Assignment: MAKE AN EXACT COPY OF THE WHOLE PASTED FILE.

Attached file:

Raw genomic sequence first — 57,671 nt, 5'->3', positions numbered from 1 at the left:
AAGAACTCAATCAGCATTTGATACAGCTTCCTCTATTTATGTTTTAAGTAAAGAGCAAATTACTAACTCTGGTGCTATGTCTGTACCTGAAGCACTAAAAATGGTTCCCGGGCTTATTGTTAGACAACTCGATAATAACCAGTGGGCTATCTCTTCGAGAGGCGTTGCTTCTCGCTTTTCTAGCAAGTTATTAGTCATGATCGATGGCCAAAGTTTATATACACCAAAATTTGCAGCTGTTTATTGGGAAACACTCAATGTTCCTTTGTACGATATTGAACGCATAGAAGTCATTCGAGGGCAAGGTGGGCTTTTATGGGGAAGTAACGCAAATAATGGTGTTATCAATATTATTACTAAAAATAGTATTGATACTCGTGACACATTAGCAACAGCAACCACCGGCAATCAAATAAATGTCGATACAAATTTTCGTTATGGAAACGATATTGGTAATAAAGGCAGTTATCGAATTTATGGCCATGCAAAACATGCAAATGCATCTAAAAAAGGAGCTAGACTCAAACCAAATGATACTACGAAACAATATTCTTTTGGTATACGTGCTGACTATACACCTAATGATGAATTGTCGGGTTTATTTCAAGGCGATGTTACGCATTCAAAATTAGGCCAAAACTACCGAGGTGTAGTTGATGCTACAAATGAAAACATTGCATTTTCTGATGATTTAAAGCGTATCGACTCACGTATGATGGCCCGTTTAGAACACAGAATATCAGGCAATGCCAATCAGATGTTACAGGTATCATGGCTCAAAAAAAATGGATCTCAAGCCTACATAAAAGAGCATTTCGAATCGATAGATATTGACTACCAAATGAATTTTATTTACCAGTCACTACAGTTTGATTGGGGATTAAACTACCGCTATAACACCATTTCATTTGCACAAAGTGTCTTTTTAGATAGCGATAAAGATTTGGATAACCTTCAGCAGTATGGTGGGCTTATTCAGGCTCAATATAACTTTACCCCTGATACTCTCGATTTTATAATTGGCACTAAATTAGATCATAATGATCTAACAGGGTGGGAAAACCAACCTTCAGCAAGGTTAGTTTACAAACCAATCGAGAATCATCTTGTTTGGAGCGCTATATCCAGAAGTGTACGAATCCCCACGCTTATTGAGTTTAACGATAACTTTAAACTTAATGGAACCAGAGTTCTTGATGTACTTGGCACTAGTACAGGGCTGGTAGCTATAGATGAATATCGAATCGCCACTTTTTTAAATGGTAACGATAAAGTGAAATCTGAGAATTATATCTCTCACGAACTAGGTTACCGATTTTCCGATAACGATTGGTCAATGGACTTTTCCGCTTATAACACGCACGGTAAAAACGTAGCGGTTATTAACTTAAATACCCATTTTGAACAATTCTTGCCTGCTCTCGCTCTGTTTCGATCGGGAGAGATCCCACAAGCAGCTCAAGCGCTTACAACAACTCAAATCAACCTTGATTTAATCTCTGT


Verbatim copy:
Raw genomic sequence first — 57,671 nt, 5'->3', positions numbered from 1 at the left:
AAGAACTCAATCAGCATTTGATACAGCTTCCTCTATTTATGTTTTAAGTAAAGAGCAAATTACTAACTCTGGTGCTATGTCTGTACCTGAAGCACTAAAAATGGTTCCCGGGCTTATTGTTAGACAACTCGATAATAACCAGTGGGCTATCTCTTCGAGAGGCGTTGCTTCTCGCTTTTCTAGCAAGTTATTAGTCATGATCGATGGCCAAAGTTTATATACACCAAAATTTGCAGCTGTTTATTGGGAAACACTCAATGTTCCTTTGTACGATATTGAACGCATAGAAGTCATTCGAGGGCAAGGTGGGCTTTTATGGGGAAGTAACGCAAATAATGGTGTTATCAATATTATTACTAAAAATAGTATTGATACTCGTGACACATTAGCAACAGCAACCACCGGCAATCAAATAAATGTCGATACAAATTTTCGTTATGGAAACGATATTGGTAATAAAGGCAGTTATCGAATTTATGGCCATGCAAAACATGCAAATGCATCTAAAAAAGGAGCTAGACTCAAACCAAATGATACTACGAAACAATATTCTTTTGGTATACGTGCTGACTATACACCTAATGATGAATTGTCGGGTTTATTTCAAGGCGATGTTACGCATTCAAAATTAGGCCAAAACTACCGAGGTGTAGTTGATGCTACAAATGAAAACATTGCATTTTCTGATGATTTAAAGCGTATCGACTCACGTATGATGGCCCGTTTAGAACACAGAATATCAGGCAATGCCAATCAGATGTTACAGGTATCATGGCTCAAAAAAAATGGATCTCAAGCCTACATAAAAGAGCATTTCGAATCGATAGATATTGACTACCAAATGAATTTTATTTACCAGTCACTACAGTTTGATTGGGGATTAAACTACCGCTATAACACCATTTCATTTGCACAAAGTGTCTTTTTAGATAGCGATAAAGATTTGGATAACCTTCAGCAGTATGGTGGGCTTATTCAGGCTCAATATAACTTTACCCCTGATACTCTCGATTTTATAATTGGCACTAAATTAGATCATAATGATCTAACAGGGTGGGAAAACCAACCTTCAGCAAGGTTAGTTTACAAACCAATCGAGAATCATCTTGTTTGGAGCGCTATATCCAGAAGTGTACGAATCCCCACGCTTATTGAGTTTAACGATAACTTTAAACTTAATGGAACCAGAGTTCTTGATGTACTTGGCACTAGTACAGGGCTGGTAGCTATAGATGAATATCGAATCGCCACTTTTTTAAATGGTAACGATAAAGTGAAATCTGAGAATTATATCTCTCACGAACTAGGTTACCGATTTTCCGATAACGATTGGTCAATGGACTTTTCCGCTTATAACACGCACGGTAAAAACGTAGCGGTTATTAACTTAAATACCCATTTTGAACAATTCTTGCCTGCTCTCGCTCTGTTTCGATCGGGAGAGATCCCACAAGCAGCTCAAGCGCTTACAACAACTCAAATCAACCTTGATTTAATCTCTGT